Hard armor is capable of stopping most rifle rounds as well as handgun and shotgun rounds without issue. Most hard armor you see in the civilian market is steel armor. Steel armor is heavier than most modern ceramic mixes but will still effectively stop rifle rounds. We could do an entire article on the difference between ceramic armor and steel armor, but that’s not what’s important here. You aren’t going to shoot through it bottom line.


Soft Armor

Soft Armor, like Kevlar, is a semi-cloth like material that is designed to stop most handgun and shotgun rounds. This armor is often much lighter and more malleable material. Soft armor is easily penetrated by rifle rounds. Soft armor is lower profile in nature and is what most police forces wear as their primary threats are usually handguns. Many officers keep a plate carrier nearby their patrol rifle rig so the can up armor when they up gun if time and space allow. Some soft armor is low profile enough to be worn under street clothes but offers a smaller degree of body protection.

Shooting an opponent wearing soft body armor could be incredibly painful to the threat. In fact, a shot to soft armor from a handgun could easily crack or break ribs and even cause permanent injury.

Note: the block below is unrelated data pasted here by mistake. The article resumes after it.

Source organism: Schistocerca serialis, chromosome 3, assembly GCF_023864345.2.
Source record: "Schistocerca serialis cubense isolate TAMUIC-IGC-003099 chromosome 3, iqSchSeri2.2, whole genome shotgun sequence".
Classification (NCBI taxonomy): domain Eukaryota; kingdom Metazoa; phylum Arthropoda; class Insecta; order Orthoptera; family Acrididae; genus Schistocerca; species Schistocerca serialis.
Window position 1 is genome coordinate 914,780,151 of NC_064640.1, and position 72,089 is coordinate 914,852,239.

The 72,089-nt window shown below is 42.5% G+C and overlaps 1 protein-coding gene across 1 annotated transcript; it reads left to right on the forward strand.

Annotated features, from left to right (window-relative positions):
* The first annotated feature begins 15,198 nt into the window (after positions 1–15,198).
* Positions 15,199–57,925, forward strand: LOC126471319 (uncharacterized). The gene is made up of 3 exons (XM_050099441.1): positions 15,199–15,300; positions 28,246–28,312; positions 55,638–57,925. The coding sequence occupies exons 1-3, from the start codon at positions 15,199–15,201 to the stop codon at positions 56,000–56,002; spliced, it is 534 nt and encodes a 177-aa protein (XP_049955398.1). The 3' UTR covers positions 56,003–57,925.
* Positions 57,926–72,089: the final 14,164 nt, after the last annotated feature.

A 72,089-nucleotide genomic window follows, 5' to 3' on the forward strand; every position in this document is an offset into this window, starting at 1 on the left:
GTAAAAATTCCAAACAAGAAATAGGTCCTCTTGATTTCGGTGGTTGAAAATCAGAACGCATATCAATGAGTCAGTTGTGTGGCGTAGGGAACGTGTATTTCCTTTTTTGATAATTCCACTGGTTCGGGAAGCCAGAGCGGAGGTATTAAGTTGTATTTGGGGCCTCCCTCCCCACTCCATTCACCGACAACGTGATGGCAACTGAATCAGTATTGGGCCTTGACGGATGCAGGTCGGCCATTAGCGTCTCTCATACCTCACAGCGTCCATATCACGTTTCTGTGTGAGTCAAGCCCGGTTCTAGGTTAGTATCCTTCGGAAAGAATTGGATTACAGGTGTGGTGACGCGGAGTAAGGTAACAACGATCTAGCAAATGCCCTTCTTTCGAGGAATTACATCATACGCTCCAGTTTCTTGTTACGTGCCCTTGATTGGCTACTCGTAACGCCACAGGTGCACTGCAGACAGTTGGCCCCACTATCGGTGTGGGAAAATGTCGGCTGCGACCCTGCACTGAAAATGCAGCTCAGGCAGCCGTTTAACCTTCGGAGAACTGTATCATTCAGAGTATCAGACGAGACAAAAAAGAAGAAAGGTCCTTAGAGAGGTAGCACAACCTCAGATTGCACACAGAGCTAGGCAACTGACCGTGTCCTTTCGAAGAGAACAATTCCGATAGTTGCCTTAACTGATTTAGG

Shooting Around Armor

Encounters with shooters wearing body armor are about as common as getting struck by lightning on the day you win the lottery. However, knowledge weighs nothing so why not know a thing or two? Better to have it and never need it than need it and… well you know.

Most likely you’d engage a shooter armed with your carry gun. In this case, you’ll be at a disadvantage against both soft and hard armor. You’ll want to shoot around the armor. When it comes to body armor shot placement is more critical than ever. Let’s look at the different angles and how that affects engaging an armored opponent.


Facing the Attacker

If you and the attacker are facing each other the armor is squared up to you. Most hard armor plates are going to be protecting the lungs and heart, leaving a good portion of the stomach and pelvis open.

In this case, the largest target is going to be the lower stomach and pelvis. The pelvic area does support the entire body and is a great target. Handgun rounds may not break the pelvis but putting rounds in that location as quickly as possible will likely take the attacker off his feet. The pelvis also contains the femoral artery and would make an attacker bleed out quickly.

I don’t suggest the headshot first because it’s a smaller target, and when facing the threat you may not have time to hit that zone. It may not kill a target, but incapacitation takes the attacker out of the fight.


From the Rear

If the attacker is facing away from you and wearing armor on his back you have an exposed lower back and buttocks. In this case putting a round in the lower back can kill or neutralize the threat quickly. The spine is critical to human function and landing a spine shot is a good way to end a fight.